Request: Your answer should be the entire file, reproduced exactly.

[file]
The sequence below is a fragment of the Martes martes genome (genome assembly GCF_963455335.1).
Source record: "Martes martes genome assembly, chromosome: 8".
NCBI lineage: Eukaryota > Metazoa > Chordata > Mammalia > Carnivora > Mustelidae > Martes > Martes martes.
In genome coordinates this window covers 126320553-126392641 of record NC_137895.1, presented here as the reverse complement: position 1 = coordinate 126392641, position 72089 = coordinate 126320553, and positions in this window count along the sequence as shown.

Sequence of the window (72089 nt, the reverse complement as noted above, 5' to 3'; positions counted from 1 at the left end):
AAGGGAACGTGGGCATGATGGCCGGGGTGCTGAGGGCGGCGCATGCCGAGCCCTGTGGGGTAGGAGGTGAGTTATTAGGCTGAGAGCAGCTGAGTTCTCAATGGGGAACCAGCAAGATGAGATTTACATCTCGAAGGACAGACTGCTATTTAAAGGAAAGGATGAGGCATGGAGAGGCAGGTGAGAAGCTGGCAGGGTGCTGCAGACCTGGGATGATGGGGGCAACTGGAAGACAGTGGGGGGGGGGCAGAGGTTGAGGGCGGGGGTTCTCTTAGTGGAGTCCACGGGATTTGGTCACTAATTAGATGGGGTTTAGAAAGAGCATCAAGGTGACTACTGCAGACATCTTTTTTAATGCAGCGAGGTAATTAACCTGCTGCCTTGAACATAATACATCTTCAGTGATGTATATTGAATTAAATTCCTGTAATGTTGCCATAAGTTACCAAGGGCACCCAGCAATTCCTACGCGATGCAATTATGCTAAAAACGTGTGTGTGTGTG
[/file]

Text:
The sequence below is a fragment of the Martes martes genome (genome assembly GCF_963455335.1).
Source record: "Martes martes genome assembly, chromosome: 8".
NCBI lineage: Eukaryota > Metazoa > Chordata > Mammalia > Carnivora > Mustelidae > Martes > Martes martes.
In genome coordinates this window covers 126320553-126392641 of record NC_137895.1, presented here as the reverse complement: position 1 = coordinate 126392641, position 72089 = coordinate 126320553, and positions in this window count along the sequence as shown.

Sequence of the window (72089 nt, the reverse complement as noted above, 5' to 3'; positions counted from 1 at the left end):
AAGGGAACGTGGGCATGATGGCCGGGGTGCTGAGGGCGGCGCATGCCGAGCCCTGTGGGGTAGGAGGTGAGTTATTAGGCTGAGAGCAGCTGAGTTCTCAATGGGGAACCAGCAAGATGAGATTTACATCTCGAAGGACAGACTGCTATTTAAAGGAAAGGATGAGGCATGGAGAGGCAGGTGAGAAGCTGGCAGGGTGCTGCAGACCTGGGATGATGGGGGCAACTGGAAGACAGTGGGGGGGGGGCAGAGGTTGAGGGCGGGGGTTCTCTTAGTGGAGTCCACGGGATTTGGTCACTAATTAGATGGGGTTTAGAAAGAGCATCAAGGTGACTACTGCAGACATCTTTTTTAATGCAGCGAGGTAATTAACCTGCTGCCTTGAACATAATACATCTTCAGTGATGTATATTGAATTAAATTCCTGTAATGTTGCCATAAGTTACCAAGGGCACCCAGCAATTCCTACGCGATGCAATTATGCTAAAAACGTGTGTGTGTGTG